Fraud in German laboratory casts additional doubts on the 2017 re-approval of glyphosate and on the entire EU pesticide safety evaluation procedure

The Laboratory of Pharmacology and Toxicology (LPT) Hamburg that was found recently to commit fraud in a series of regulatory tests had also carried out many of the tests in the glyphosate re-approval dossier in 2017, new study reveals. At least one in 7 glyphosate regulatory studies, with the certificate “Good Laboratory Practice” (GLP), come from LPT Hamburg, the same laboratory that was caught manipulating GLP toxicity studies by replacing dead animals with living ones, changing tumour data to "inflammations" and generally distorting the data to please its clients. It is highly concerning that GLP studies are still considered the golden scientific standard by regulatory authorities who seem to believe that cheating under GLP is impossible.

PAN Europe asks the European Commission to discard the studies carried out by LPT laboratory from the glyphosate dossier currently undergoing re-evaluation at EU-level, and from any other dossier.

Based on testimonies from LPT’s employees and evidence of fraud carried out in LPT Hamburg, a major GLP laboratory in Germany, the survey (1) carried out by the organisations PAN Germany, Global2000 and Corporate Europe Observatory reveals that at least 14% of the new regulatory studies submitted for the re-approval of glyphosate in 2017 were conducted by LPT Hamburg. The number could be higher, as this information in the dossiers often remains undisclosed to the public. The laboratory is currently facing criminal charges, and although it is impossible to know whether the fraud occurred only in the glyphosate-related studies, any tests delivered by LPT Hamburg must be considered unreliable and thus discarded from the re-assessment procedure.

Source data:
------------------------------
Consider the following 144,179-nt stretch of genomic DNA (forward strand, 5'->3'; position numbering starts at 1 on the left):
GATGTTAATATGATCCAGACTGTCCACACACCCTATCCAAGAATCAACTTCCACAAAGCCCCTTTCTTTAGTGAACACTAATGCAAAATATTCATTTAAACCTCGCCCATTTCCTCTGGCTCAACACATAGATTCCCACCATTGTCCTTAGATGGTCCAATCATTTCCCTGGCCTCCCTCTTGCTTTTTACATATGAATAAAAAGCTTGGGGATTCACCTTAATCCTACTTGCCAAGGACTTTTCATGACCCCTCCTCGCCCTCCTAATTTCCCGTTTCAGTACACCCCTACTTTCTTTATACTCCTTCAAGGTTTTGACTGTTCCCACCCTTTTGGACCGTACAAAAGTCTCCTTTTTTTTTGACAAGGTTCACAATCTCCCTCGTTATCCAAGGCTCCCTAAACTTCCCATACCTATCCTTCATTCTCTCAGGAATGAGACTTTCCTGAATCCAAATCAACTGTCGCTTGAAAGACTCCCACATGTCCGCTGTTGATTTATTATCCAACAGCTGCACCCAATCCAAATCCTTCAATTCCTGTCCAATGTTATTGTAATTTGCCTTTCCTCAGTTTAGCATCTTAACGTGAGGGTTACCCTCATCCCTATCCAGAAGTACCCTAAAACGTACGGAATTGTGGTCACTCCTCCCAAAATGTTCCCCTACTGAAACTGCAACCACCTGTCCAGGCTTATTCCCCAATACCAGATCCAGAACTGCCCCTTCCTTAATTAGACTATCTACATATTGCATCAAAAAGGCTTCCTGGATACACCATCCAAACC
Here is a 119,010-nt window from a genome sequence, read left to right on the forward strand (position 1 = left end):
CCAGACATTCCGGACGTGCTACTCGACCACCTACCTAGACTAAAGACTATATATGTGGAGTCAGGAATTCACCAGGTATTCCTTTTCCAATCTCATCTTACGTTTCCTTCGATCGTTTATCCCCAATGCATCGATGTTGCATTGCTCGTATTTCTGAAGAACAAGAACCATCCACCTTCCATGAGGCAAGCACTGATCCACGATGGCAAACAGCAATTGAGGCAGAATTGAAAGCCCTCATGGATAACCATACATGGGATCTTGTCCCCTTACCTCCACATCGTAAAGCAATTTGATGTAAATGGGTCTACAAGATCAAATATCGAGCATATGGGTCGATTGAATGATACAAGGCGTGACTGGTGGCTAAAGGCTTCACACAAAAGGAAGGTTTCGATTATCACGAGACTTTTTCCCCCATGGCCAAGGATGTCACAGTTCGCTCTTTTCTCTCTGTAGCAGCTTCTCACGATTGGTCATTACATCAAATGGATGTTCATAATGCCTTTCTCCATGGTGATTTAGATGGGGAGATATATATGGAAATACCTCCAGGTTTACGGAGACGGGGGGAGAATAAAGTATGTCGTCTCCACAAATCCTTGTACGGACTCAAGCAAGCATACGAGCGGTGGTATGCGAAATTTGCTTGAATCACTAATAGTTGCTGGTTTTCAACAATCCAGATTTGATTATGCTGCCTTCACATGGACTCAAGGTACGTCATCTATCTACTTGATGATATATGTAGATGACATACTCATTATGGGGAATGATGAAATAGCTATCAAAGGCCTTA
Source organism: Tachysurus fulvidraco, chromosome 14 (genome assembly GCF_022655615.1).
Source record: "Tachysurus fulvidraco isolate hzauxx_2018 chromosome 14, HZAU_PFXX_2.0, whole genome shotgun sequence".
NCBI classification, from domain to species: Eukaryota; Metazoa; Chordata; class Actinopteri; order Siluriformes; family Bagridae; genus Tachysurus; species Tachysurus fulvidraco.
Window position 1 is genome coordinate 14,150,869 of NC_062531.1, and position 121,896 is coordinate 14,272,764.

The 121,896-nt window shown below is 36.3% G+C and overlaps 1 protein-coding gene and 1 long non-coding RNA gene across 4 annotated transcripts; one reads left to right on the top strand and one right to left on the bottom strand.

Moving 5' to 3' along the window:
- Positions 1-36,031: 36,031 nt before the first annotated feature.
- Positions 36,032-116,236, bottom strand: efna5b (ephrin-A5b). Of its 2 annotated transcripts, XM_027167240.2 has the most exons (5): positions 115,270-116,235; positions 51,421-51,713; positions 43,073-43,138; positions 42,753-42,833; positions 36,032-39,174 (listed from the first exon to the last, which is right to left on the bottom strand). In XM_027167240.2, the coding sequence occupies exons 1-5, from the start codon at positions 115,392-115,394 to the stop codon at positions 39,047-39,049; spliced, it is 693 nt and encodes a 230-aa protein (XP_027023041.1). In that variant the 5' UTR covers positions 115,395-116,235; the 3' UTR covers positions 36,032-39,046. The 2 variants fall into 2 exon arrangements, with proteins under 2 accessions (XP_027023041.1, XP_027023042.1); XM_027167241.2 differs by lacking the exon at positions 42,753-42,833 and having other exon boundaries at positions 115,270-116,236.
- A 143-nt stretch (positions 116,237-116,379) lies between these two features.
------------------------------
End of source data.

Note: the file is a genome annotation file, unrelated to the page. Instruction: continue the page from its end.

Good Laboratory Practice is a mandatory standard in regulatory studies obliging laboratories to write down a series of endpoints in a specific format. This system allows for a higher level of standardisation of the reporting and easier control by regulatory authorities. 

Angeliki Lyssimachou, environmental toxicologist at PAN Europe, said: “The vast majority of studies leading to the approval of a pesticide are carried out by the pesticide industry itself, either directly or via contract laboratories such as LPT Hamburg. We have criticized this conflict of interest for many years. Our 140+ NGO coalition “Citizens for Science in Pesticide Regulation” (2) regularly calls on the Commission to quit this scandalous process: tests must be carried out by independent laboratories under public scrutiny, while the financing of studies should be supported by industry”.

Hans Muilerman, chemicals policy officer at PAN Europe, added: “For years, European Member States, EFSA and the Commission have been defending the belief that an industry-funded GLP study is more reliable than a non-industry, non-GLP study. Thousands of relevant independent pesticide studies showing harm to humans or nature have been discarded by regulators because they are not GLP, under the Klimisch scoring principle” (3).

By including non-GLP studies, the International Agency for Research on Cancer (IARC) has classified glyphosate as a probable carcinogen. It is by giving so little weight to all non-GLP studies that the European Commission and Member States came to a different conclusion. It is time for citizens’ health to take precedence over companies’ profit!” Lyssimachou concluded.


Contact:  PAN Europe, Angeliki Lyssimachou, +32 496 39 29 30, angeliki [at]


  3.  Klimisch score is a creation of BASF employees, a company producing pesticides. It is supposed to assess the reliability of ecotoxicology studies and uses GLP certification as criteria for discarding non-industry studies. Indeed, the vast majority of university studies are non-GLP as the certification is very expensive, little flexible and not suited for academic research.


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